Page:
We arrived in Agatarla with the first shower of rain since October, the temperature plummeted to 31 and it felt almost cool as we crossed the tarmac. In Bengal they say that when visitors arrive with rains then the rain is from the Gods. It’s a good omen. Agatarla is the capital of Tripura, a northern state, bordering Bangladesh and is itself only 5 km from the border. It is carved into the jungle, the roads in a grid pattern lined by lock-ups selling, making and fixing anything you might need. The main street, a kind of Oxford Street, is a bustling mix of modern shops and traditional market. There are a profusion of tuk tuks as well as bicycle rickshaws which ride perilously close to the huge painted lorries with ‘Blow Horn’ on the back. And everyone does. The area is a great producer of fruit and vegetables and the market is currently a cornucopia of melons, which make everything we have in England look hilariously puny. The houses tend to be bungalows, many with woven flattened bamboo walls but there is a general trend in the direction of concrete – which is more secure and lasts longer –although I expect insufferably hot. The latter can be grand, painted in bright colours, each with a small plot of tropical flowers and fruits. Grand is a theme. The railway station looks like a palace. Along the lanes, the forest scrambles to come back in.
We are staying at the state guest house, I do not have my own room, I have my own suite complete with conference area ! I don’t think I will even sit in all the chairs available. It is positively palatial, faced in pink marble, with a grand entrance and cool white marble floors throughout. We have two staff a piece looking after us and the kitchen is wonderful. I am battling my English need to tell everyone not to bother and am being appreciative of the honour that I am being given. Not that anyone can understand me and I am seriously starting Bengali lessons when I get home, I will not survive without it.
Our visit has been architected by Baharul Islam and as the days go by I can see the skill he has. We are appearing to just come across just the right sites in just the right places, all of which is, I am sure, the result of very detailed planning.
The first afternoon we visited an organic small holding of about 1 ha. The arrangement is what is called a ‘composite’ farm here and what we would probably think of as a permaculture plot. Behind the homestead is a pond for fish and irrigation (and ducks). Around and beyond are plots of various fruits and vegetables in particular a number of gourds, including our favourite ‘pointed gourd’, and brinjals (aubergine) of several types (there are a great diversity of brinjals in India), cucumber and tomatoes and others. There were also some lime trees. The farm is run by an early adopter who took up this kind of farming in the face of local opposition. But by making it work he has won over the local community and now trains other farmers and made an amazing success of his enterprise. One of the most exciting things for us is that he keeps bees. He has four hives of Apis cerana, a small honey bee indigenous to the area. His son opened the hive and showed us the queen, I have never seen anyone open a hive with so much skill and so gently, it was beautiful to watch. The hives produce about 6 litres of honey a year. The truly exciting part is still to come. When Sri Nitai Saskar started he had to hand pollinate his pointed gourd but with 4 Apis cerana hives per hectare he doesn’t need to do it all. He also felt that overall production of pollinated crops had increased by around 30%. This gives us incredible hope for our project. We were beside ourselves. But the good doesn’t end there as Nitai Saskar Is keen to be involved and has agreed to act as a training centre. He can feed up to 100 at a time.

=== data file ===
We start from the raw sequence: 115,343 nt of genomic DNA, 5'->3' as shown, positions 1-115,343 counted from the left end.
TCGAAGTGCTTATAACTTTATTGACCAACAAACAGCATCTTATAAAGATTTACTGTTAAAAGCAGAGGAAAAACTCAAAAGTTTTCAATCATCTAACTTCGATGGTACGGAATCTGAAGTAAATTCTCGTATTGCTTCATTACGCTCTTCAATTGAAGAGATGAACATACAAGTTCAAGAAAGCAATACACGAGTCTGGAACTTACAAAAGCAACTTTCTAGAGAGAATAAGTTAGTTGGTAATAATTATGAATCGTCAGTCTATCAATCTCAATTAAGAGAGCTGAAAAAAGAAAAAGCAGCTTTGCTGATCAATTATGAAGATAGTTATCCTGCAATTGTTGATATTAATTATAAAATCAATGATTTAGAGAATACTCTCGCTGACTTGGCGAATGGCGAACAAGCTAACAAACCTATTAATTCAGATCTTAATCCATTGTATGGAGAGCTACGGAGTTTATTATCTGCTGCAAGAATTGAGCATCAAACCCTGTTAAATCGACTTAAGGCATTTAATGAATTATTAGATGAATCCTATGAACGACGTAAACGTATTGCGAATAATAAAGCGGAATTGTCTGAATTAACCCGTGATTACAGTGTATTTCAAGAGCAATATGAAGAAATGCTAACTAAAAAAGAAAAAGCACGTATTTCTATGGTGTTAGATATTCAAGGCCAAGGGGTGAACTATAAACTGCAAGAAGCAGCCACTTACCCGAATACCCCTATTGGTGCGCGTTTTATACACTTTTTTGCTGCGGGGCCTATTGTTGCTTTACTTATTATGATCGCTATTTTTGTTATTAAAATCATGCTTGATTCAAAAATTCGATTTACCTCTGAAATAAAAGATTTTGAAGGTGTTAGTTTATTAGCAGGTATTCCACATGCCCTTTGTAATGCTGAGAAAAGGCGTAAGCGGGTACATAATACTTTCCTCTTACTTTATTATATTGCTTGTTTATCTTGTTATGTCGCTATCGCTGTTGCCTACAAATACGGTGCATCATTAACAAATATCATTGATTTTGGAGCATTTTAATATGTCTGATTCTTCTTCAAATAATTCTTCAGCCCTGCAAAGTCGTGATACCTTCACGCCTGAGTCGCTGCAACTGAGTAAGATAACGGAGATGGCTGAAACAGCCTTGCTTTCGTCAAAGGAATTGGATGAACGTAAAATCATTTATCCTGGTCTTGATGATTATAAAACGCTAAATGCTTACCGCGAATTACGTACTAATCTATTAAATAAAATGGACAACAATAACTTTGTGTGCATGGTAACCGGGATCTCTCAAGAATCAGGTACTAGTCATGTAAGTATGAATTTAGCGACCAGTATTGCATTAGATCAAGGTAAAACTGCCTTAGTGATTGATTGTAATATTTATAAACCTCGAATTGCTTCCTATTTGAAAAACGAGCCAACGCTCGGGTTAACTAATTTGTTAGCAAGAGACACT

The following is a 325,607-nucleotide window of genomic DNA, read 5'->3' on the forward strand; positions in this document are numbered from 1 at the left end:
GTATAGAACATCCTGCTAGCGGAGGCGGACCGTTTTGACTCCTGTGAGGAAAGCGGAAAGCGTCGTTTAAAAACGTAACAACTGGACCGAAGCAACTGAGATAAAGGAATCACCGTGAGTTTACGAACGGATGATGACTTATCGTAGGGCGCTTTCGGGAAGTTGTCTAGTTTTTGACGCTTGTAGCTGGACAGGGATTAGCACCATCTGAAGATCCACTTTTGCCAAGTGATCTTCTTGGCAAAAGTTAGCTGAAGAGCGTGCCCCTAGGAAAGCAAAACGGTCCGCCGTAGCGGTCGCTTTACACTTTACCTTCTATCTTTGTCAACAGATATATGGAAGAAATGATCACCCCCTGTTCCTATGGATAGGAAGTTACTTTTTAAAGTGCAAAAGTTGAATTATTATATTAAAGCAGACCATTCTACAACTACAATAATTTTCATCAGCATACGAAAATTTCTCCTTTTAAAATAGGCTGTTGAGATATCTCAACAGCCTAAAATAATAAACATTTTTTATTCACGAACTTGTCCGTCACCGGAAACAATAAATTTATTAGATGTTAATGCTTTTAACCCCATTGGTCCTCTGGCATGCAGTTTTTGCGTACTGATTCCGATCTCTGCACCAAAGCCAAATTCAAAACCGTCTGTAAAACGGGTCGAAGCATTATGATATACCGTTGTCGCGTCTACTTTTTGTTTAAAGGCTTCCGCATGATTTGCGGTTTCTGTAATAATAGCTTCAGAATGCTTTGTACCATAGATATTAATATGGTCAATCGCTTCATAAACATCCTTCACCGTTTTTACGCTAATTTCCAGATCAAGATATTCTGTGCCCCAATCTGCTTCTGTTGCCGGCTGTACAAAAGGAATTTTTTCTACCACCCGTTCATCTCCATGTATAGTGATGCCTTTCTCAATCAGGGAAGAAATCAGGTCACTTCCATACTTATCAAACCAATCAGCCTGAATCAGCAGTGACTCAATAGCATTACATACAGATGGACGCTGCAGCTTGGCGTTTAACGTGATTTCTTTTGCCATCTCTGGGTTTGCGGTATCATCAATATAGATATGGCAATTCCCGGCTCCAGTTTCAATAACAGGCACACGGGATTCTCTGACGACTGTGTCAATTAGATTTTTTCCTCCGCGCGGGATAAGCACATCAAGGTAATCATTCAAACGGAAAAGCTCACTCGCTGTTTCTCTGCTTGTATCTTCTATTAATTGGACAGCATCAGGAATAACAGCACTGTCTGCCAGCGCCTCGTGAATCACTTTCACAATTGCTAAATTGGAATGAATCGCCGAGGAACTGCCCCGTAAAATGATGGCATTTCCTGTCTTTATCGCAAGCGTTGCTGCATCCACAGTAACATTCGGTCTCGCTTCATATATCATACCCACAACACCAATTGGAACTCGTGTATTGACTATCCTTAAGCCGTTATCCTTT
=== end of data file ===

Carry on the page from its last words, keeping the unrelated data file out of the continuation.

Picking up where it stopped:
The next day we went up to Teliamura which we had identified as a possible project area using google earth (!). We were lucky with the weather, it didn’t top 33 today and was around 29 for much of the time (I am acclimatising, put the heating on for me when I get home!). The first stop was at a site that has a certain amount of pesticide use in the rice but is also close to the forest – what we would consider within our project framework to be intermediate (not an intensive area but not in the forest and not completely pesticide free). The site grows a lot of limes, which are pollinated by the common lime butterfly (those Victorians knew what they were up to eh? ;)). I wish I could post the smell of a sweet lime, freshly picked under the tropical sun. It is a soft smell, the sharpness is almost a whisper. It’s no good – I can’t describe it, you will have to come and smell for yourself. Among the vegetation we saw a couple of dragonfly which were beautiful, one incredibly fancy (common picture wing – no photo) that it could have been a butterfly from a distance if it’s flight pattern hadn’t been so distinctively dragonfly like.
We then went to a homestead (close by) where they were growing pointed gourds and where the lady who owns the homestead has agreed to have an experimental plot for us. Basically she will look after the crop and record yield, our field assistants will record pollinators. Pointed gourds are going to be a recurring theme of my life for the next three years, they are a key crop and very dependent on pollination services. I can’t imagine what the girls giggling in the shade made of me, Indian women are so incredibly groomed, even when they are going into the field. I was in clothes I consider suitable for the field, cool and practical but ultimately pretty charmless with my big funny hat. I must look a scream to them. Although it looks productive the land stills offers a fairly meagre income and any improvement in production will improve livelihoods.
Anyway -enough for today! to be continued …..